BOOKS: CRACKS IN THE MIRROR
The legend and the lifetime: the first part of a new biography of Orson Welles debunks some old myths surrounding the man
Sunday 19 March 1995
Callow is a canny, wary biographer. He sees his task as to separate Welles from his legend - the man from the myth which was often of his own making. You can understand Callow's concern, when you read the sort of newspaper articles that were floating, on clouds of their own hyperbole, around Hollywood while Welles was making Kane: "He talked like a college professor at two. At three, he looked like Dr Fu Manchu and spouted Shakespeare like a veteran..." Prodigy, genius, innovator: these are the tags most often applied to the young Orson - and the ones that Callow is most chary of. Sometimes he resembles his near namesake, Colonel Calloway in The Third Man, closing in on Harry Lime, nailing the cold destroyer behind the flamboyant charmer. Callow wavers over whether he thinks Welles is a great artist. He is never in any doubt that he is a supreme bullshit artist.
So we get the familiar journey around Welles - from Kenosha, Wisconsin, where he was born in 1915, to the making of Citizen Kane, in 1941 - but with some of the more improbable detours closed off. At every step, Callow is there to tell us that the view is not as magnificent as it might seem. The infant Orson could hold forth fluently and eruditely on any subject, but "without much thought". Callow detects, almost from the beginning, more sonority than sense: "He was precocious verbally, not intellectually; and he was not prodigious." Callow believes that the problem with the Welles myth, which was in bloom by the time Welles was ten, was that it imposed impossible standards. Forced from childhood to live up to being a phenomenon, Welles was denied the time to develop as an artist. The question most people ask about Welles is: "Where did it all go wrong?" Callow's answer is that it was never all right.
Callow lays heavy emphasis on the way Welles fed his own legend. When Welles played at the Gate Theatre, Dublin, at the age of 16, Callow claims that he was already giving stories to the press. The truth was too plain a thing for Welles not to embroider a little, and Callow's thesis is that Welles began to believe his own publicity. This is at the nub of the debate about Welles's authorship of his work. Callow reckons that Welles had nothing to do with the writing of The War of the Worlds radio broadcast which panicked America in 1938 (though his evidence is one secretary's testimony), and not much to do with the script of Citizen Kane (though Welles's contributions, if few, were clearly crucial). But to remain in everybody's eyes a genius, he had to claim authorship of both.
Likewise, he had to be new and original, claiming innovations which weren't strictly his. The revolutionary deep-focus photography on Citizen Kane was largely the brainchild of the cinematographer, Gregg Toland; Welles wasn't the first to think of setting Julius Caesar in jackboots, as he did in his celebrated anti-fascist Mercury Theatre production of 1939; nor was his bold use of narration in radio unprecedented. Welles was not an innovator, according to Callow, but a "fulfiller" - superb at bringing to fruition other people's ideas. He had the imagination and stubbornness to stretch and finesse his collaborators' inspiration. Callow is always at pains to give these collaborators - especially Mercury producer John Houseman and writers Howard Koch and Herman Mankiewicz - their share of the limelight, after long years in Welles's broad shadow.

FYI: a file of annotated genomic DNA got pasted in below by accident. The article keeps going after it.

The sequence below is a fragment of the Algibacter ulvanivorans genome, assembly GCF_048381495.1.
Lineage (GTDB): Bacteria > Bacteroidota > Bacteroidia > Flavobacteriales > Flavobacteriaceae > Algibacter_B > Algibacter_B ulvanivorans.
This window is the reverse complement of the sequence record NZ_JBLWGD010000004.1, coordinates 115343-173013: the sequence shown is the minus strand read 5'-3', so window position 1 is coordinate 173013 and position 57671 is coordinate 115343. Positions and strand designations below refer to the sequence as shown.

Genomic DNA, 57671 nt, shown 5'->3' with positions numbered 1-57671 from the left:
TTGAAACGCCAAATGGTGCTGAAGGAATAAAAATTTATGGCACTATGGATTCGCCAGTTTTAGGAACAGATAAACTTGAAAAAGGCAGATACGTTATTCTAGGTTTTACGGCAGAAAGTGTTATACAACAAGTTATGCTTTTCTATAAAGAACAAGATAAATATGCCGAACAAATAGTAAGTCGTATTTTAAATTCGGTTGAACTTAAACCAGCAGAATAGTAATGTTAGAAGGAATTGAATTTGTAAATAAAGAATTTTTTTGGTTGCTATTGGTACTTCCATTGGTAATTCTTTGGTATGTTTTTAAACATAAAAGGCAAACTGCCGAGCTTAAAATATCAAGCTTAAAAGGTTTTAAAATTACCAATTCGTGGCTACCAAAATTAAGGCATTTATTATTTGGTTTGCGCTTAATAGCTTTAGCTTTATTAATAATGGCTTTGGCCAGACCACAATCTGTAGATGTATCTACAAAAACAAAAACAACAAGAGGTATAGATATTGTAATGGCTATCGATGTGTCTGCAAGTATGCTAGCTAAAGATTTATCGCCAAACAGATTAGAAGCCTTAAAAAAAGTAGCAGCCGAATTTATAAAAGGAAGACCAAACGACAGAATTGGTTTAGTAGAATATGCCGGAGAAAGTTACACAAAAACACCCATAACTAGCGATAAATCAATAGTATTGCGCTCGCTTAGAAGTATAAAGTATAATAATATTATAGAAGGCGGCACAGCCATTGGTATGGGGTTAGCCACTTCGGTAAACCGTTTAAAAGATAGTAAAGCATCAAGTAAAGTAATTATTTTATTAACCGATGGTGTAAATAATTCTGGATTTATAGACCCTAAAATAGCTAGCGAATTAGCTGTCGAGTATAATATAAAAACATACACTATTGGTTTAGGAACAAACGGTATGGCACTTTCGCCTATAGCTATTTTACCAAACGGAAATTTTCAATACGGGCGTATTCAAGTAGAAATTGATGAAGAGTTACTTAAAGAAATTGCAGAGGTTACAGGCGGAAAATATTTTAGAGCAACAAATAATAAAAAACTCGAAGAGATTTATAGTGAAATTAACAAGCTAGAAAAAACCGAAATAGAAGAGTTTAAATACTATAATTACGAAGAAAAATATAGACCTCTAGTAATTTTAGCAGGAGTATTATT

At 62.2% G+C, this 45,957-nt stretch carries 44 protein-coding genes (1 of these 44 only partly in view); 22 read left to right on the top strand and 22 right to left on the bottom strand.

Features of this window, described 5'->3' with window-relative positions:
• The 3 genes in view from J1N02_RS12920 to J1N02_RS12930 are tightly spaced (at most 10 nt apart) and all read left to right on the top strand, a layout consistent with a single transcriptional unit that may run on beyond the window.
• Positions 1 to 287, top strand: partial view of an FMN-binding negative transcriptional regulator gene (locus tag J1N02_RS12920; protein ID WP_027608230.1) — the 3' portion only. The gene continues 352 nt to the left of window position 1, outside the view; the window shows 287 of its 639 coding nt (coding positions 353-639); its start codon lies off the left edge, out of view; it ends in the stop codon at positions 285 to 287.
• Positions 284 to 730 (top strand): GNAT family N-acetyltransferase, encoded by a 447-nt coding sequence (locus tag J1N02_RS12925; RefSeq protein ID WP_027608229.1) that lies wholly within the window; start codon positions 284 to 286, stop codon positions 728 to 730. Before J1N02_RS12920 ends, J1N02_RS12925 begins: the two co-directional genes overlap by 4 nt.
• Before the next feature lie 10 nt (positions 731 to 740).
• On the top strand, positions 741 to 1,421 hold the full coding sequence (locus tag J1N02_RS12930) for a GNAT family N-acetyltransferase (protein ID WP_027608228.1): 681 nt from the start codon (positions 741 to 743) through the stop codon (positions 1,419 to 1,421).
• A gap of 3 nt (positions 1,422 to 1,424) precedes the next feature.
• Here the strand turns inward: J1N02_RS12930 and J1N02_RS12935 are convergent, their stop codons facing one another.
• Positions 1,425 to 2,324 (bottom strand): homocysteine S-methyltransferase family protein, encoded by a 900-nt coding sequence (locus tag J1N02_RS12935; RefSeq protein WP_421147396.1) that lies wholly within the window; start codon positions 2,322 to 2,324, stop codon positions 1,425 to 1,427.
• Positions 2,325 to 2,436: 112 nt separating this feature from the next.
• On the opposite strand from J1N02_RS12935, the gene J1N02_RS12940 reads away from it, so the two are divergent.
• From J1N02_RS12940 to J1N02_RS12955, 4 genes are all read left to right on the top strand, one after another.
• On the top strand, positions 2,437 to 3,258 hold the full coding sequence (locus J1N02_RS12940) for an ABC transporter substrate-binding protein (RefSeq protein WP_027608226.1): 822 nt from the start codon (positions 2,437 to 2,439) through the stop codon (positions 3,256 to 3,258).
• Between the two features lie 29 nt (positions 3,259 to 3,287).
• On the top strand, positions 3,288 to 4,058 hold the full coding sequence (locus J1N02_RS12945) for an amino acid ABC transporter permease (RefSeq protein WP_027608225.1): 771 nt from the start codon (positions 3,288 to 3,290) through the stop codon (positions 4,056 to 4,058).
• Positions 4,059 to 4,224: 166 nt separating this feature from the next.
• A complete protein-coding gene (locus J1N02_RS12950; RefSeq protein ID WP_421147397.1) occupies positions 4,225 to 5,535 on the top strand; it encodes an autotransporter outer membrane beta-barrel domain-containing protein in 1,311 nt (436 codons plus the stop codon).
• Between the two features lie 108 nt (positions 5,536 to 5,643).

Callow makes a shrewd and persuasive case. But there are dangers in his approach. He runs the risk of seeming churlish, if not downright hostile towards his subject. His method is so corrective that it can take Welles's great gifts for granted. And he finds it hard to praise without qualifying. This means that the writing can be perceptive, generous and grudging within the space of a few sentences. Here he is on an early Welles essay on Shakespeare:
"This is the first fully fledged example of the characteristic Orsonian manner: sweeping, rhetorical, perfectly adapted to his own cadences, knowing, lofty, echoing with other men's phrases, infectiously exhilarating. It is, in fact, actorly - but like a 50-year-old actor. Eloquent, certainly, but perhaps a little too instantly eloquent: verbal monosodium glutamate." What the good Simon giveth, he taketh away, but in fact it is Callow's own manner - puffed-up, seigneurial and judgmental - that can become grating.
However, Callow has a gift for bringing a character alive in a paragraph or two of potted biography and psychology. He is particularly good on Hilton Edwards and Micheal Mac Liammoir, who ran the Gate Theatre in Dublin. They were friends of Callow, and erstwhile friends and colleagues of Welles. The book at times feels biased towards their story: a vindication. Sometimes they and other superbly sketched members of the supporting cast - Bernard Herrmann, Marc Blitzstein, Joseph Cotten, Howard Koch, Agnes Moorhead, Richard Wright - shine more brilliantly than the star. Callow's fight for the reputations of Welles's collaborators can leave Welles himself strangely side-lined.
In curbing the myth of Welles, Callow may have missed something of the man. He rightly points up the havoc caused to Welles's colleagues and loved ones by his carousing and philandering, but he does not give us enough of Welles's sheer joie de vivre, his exhilarating sportiveness - the quality that led Kenneth Tynan to declare that whenever he set to thinking of the one person who could brighten his day, it always ended up being Orson. When Callow tells an amusing story - such as Welles's comment on having eaten a blow-out meal before a performance of Julius Caesar: "It's lucky I'm playing tragedy tonight, which needs no timing" - it is to show up Welles's lack of commitment. Callow quotes someone as saying that Welles's theatrical rehearsals were full of laughter. There is a dearth of it in this book.